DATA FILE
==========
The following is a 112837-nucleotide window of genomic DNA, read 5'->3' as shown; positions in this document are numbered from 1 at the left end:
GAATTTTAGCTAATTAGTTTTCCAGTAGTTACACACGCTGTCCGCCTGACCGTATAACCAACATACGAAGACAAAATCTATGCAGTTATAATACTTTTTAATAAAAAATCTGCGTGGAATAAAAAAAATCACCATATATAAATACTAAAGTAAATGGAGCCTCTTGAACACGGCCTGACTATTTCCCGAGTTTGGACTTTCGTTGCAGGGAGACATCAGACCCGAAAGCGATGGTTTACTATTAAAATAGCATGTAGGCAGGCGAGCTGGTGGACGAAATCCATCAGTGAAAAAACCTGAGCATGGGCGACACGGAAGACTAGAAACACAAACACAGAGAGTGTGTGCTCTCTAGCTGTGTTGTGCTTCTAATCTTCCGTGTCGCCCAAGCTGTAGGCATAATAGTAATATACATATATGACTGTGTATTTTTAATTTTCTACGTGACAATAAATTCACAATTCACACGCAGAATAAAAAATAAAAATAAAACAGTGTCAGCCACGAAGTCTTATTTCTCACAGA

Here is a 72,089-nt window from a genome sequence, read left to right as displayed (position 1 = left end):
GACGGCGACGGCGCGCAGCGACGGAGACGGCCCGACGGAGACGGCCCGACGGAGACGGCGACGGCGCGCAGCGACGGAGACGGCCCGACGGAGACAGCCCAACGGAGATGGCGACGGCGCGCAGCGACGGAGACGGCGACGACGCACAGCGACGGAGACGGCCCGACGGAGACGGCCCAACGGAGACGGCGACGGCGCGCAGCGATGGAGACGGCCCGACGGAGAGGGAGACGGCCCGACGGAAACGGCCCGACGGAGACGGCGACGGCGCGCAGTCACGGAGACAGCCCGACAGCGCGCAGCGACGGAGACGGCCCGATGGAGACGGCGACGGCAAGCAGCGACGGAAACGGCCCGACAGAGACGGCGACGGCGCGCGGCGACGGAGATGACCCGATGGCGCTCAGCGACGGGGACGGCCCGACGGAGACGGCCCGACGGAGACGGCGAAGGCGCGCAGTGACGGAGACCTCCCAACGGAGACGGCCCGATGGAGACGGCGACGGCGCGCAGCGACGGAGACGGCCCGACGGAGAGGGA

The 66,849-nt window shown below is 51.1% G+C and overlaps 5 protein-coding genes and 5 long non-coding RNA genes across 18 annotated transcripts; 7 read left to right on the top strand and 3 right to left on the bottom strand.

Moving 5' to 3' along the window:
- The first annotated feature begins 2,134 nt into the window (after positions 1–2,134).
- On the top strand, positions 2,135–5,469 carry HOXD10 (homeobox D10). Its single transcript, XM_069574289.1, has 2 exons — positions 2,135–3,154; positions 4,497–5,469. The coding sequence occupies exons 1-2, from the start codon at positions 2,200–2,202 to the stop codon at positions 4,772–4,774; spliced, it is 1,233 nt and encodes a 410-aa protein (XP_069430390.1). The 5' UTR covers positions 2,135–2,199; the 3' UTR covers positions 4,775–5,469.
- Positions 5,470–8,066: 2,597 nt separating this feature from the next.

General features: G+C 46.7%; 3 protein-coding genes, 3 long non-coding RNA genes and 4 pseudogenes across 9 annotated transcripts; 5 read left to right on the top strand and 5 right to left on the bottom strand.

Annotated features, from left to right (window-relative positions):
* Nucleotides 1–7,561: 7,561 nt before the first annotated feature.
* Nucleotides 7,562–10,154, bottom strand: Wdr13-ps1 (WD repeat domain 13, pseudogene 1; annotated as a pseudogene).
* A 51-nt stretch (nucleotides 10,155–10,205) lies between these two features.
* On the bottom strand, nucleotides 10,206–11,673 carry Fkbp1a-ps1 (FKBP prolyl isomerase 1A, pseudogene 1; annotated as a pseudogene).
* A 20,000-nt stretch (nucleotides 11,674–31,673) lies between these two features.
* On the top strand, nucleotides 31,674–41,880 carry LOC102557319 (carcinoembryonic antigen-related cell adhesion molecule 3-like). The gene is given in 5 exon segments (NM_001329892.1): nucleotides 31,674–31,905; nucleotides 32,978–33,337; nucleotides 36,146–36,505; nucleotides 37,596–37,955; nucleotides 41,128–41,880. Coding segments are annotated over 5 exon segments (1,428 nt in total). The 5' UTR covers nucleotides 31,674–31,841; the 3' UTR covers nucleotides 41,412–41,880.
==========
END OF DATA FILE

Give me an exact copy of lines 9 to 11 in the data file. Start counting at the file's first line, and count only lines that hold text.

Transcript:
- Positions 5,470–8,066: 2,597 nt separating this feature from the next.

General features: G+C 46.7%; 3 protein-coding genes, 3 long non-coding RNA genes and 4 pseudogenes across 9 annotated transcripts; 5 read left to right on the top strand and 5 right to left on the bottom strand.

Annotated features, from left to right (window-relative positions):